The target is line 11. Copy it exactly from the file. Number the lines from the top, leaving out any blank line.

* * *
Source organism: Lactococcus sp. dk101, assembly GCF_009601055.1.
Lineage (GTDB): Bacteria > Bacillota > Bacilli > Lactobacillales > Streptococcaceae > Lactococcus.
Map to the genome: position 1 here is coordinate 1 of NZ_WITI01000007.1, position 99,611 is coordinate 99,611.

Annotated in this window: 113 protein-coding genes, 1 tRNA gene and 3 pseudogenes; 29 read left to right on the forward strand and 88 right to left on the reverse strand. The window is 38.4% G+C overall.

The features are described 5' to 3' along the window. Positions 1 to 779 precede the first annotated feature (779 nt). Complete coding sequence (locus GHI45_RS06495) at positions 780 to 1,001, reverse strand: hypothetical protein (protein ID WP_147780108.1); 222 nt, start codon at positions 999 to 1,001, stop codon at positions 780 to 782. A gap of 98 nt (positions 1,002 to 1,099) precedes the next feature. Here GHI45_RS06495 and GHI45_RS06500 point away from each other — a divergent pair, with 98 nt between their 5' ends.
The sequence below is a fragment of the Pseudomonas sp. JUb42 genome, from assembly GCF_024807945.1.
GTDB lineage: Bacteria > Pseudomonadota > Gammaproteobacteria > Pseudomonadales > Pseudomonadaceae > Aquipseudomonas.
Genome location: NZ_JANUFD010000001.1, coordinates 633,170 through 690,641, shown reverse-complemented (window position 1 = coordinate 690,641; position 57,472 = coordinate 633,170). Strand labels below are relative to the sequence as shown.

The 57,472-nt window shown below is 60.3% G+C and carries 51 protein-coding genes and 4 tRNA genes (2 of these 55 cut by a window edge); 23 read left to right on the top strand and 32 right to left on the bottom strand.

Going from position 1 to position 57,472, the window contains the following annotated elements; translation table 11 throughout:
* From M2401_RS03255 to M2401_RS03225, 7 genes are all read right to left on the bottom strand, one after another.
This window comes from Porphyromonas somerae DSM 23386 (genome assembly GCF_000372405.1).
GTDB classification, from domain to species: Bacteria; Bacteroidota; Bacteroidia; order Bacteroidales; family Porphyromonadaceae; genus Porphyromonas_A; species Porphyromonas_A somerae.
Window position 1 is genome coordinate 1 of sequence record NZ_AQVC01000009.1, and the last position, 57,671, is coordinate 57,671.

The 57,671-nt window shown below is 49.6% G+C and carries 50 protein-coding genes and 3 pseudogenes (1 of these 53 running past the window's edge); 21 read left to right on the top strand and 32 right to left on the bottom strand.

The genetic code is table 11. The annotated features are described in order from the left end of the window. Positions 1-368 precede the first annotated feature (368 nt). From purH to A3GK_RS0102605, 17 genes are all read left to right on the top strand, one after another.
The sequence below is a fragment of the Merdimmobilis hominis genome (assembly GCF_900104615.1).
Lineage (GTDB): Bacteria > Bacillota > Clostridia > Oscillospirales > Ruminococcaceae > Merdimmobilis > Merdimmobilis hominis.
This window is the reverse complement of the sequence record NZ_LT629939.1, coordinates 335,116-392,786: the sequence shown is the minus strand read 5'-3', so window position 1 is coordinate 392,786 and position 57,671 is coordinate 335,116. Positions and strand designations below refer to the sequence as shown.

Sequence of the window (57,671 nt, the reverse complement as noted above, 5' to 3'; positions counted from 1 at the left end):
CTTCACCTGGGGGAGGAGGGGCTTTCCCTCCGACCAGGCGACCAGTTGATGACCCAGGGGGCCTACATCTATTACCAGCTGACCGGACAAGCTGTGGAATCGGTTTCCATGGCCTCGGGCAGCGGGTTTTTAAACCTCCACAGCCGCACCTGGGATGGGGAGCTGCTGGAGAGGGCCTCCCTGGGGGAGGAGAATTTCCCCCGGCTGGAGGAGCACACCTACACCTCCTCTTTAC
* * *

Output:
* From M2401_RS03255 to M2401_RS03225, 7 genes are all read right to left on the bottom strand, one after another.